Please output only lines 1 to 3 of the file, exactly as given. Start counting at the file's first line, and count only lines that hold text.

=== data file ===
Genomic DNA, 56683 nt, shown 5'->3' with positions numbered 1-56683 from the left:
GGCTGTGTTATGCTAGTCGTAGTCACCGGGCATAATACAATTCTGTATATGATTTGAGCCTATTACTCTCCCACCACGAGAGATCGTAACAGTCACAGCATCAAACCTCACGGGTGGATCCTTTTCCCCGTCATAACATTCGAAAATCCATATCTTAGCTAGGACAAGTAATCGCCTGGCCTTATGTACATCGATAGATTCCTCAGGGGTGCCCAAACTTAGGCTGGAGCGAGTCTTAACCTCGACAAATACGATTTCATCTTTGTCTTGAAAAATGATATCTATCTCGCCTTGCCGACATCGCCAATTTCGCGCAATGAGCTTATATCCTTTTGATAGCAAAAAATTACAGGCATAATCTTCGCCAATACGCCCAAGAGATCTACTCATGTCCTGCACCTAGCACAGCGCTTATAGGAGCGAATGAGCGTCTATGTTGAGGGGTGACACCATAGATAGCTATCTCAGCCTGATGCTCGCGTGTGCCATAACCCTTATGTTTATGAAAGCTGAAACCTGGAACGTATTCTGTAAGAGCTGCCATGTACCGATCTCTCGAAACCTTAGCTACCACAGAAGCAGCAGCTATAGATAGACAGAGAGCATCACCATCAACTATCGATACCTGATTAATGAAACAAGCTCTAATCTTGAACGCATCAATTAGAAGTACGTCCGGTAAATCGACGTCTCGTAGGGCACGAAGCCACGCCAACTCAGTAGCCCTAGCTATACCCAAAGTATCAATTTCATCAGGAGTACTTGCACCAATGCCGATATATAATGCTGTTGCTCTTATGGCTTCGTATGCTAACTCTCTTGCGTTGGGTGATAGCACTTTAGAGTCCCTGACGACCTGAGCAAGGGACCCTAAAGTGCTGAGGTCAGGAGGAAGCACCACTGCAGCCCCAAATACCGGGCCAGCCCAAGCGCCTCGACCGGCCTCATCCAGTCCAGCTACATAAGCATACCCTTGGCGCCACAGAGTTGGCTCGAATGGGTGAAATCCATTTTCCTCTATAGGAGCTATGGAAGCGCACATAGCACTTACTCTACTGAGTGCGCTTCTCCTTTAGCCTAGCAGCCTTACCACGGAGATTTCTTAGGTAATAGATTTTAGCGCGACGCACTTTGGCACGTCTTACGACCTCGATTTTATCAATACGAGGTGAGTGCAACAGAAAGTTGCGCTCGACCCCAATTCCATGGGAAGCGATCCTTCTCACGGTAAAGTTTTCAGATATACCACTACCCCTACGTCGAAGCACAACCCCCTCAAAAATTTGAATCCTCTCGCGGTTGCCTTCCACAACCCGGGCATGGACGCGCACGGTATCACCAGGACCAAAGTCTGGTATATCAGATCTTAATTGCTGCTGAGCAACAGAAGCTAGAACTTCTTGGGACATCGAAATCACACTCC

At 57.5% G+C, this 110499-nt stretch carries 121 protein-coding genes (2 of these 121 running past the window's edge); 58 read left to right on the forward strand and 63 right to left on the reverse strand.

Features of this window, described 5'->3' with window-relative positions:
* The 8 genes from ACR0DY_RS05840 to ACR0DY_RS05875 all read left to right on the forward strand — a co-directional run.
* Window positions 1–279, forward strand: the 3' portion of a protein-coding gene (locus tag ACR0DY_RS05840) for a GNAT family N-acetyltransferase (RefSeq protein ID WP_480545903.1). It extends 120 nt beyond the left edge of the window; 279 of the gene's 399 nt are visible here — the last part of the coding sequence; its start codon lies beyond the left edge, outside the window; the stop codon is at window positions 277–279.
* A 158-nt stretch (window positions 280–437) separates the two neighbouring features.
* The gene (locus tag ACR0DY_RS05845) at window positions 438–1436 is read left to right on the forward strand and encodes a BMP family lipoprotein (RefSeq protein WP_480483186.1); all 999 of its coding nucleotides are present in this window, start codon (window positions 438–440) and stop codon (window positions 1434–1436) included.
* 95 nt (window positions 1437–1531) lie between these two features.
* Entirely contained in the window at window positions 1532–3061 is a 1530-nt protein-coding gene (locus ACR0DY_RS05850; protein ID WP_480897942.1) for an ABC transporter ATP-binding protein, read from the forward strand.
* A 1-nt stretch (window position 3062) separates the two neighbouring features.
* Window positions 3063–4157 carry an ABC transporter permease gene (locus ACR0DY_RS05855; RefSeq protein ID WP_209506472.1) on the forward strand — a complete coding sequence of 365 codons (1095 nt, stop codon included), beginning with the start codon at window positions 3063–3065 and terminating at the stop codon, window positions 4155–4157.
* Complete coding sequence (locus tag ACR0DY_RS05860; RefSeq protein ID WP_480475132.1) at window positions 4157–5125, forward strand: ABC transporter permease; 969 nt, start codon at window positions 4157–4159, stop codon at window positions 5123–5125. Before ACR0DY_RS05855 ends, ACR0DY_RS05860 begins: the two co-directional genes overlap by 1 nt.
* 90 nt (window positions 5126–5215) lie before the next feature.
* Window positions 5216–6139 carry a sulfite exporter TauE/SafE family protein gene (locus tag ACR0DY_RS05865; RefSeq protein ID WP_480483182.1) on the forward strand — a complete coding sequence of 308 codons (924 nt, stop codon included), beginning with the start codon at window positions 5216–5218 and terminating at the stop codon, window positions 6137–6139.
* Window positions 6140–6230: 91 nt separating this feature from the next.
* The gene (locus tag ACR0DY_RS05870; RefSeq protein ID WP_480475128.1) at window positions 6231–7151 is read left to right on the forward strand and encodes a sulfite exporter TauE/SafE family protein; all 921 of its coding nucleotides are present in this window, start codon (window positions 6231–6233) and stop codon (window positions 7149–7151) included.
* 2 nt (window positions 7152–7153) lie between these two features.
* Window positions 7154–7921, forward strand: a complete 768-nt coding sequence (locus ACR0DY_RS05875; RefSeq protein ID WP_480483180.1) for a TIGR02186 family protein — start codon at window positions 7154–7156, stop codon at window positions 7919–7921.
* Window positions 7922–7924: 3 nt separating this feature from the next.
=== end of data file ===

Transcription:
Genomic DNA, 56683 nt, shown 5'->3' with positions numbered 1-56683 from the left:
GGCTGTGTTATGCTAGTCGTAGTCACCGGGCATAATACAATTCTGTATATGATTTGAGCCTATTACTCTCCCACCACGAGAGATCGTAACAGTCACAGCATCAAACCTCACGGGTGGATCCTTTTCCCCGTCATAACATTCGAAAATCCATATCTTAGCTAGGACAAGTAATCGCCTGGCCTTATGTACATCGATAGATTCCTCAGGGGTGCCCAAACTTAGGCTGGAGCGAGTCTTAACCTCGACAAATACGATTTCATCTTTGTCTTGAAAAATGATATCTATCTCGCCTTGCCGACATCGCCAATTTCGCGCAATGAGCTTATATCCTTTTGATAGCAAAAAATTACAGGCATAATCTTCGCCAATACGCCCAAGAGATCTACTCATGTCCTGCACCTAGCACAGCGCTTATAGGAGCGAATGAGCGTCTATGTTGAGGGGTGACACCATAGATAGCTATCTCAGCCTGATGCTCGCGTGTGCCATAACCCTTATGTTTATGAAAGCTGAAACCTGGAACGTATTCTGTAAGAGCTGCCATGTACCGATCTCTCGAAACCTTAGCTACCACAGAAGCAGCAGCTATAGATAGACAGAGAGCATCACCATCAACTATCGATACCTGATTAATGAAACAAGCTCTAATCTTGAACGCATCAATTAGAAGTACGTCCGGTAAATCGACGTCTCGTAGGGCACGAAGCCACGCCAACTCAGTAGCCCTAGCTATACCCAAAGTATCAATTTCATCAGGAGTACTTGCACCAATGCCGATATATAATGCTGTTGCTCTTATGGCTTCGTATGCTAACTCTCTTGCGTTGGGTGATAGCACTTTAGAGTCCCTGACGACCTGAGCAAGGGACCCTAAAGTGCTGAGGTCAGGAGGAAGCACCACTGCAGCCCCAAATACCGGGCCAGCCCAAGCGCCTCGACCGGCCTCATCCAGTCCAGCTACATAAGCATACCCTTGGCGCCACAGAGTTGGCTCGAATGGGTGAAATCCATTTTCCTCTATAGGAGCTATGGAAGCGCACATAGCACTTACTCTACTGAGTGCGCTTCTCCTTTAGCCTAGCAGCCTTACCACGGAGATTTCTTAGGTAATAGATTTTAGCGCGACGCACTTTGGCACGTCTTACGACCTCGATTTTATCAATACGAGGTGAGTGCAACAGAAAGTTGCGCTCGACCCCAATTCCATGGGAAGCGATCCTTCTCACGGTAAAGTTTTCAGATATACCACTACCCCTACGTCGAAGCACAACCCCCTCAAAAATTTGAATCCTCTCGCGGTTGCCTTCCACAACCCGGGCATGGACGCGCACGGTATCACCAGGACCAAAGTCTGGTATATCAGATCTTAATTGCTGCTGAGCAACAGAAGCTAGAACTTCTTGGGACATCGAAATCACACTCC

At 57.5% G+C, this 110499-nt stretch carries 121 protein-coding genes (2 of these 121 running past the window's edge); 58 read left to right on the forward strand and 63 right to left on the reverse strand.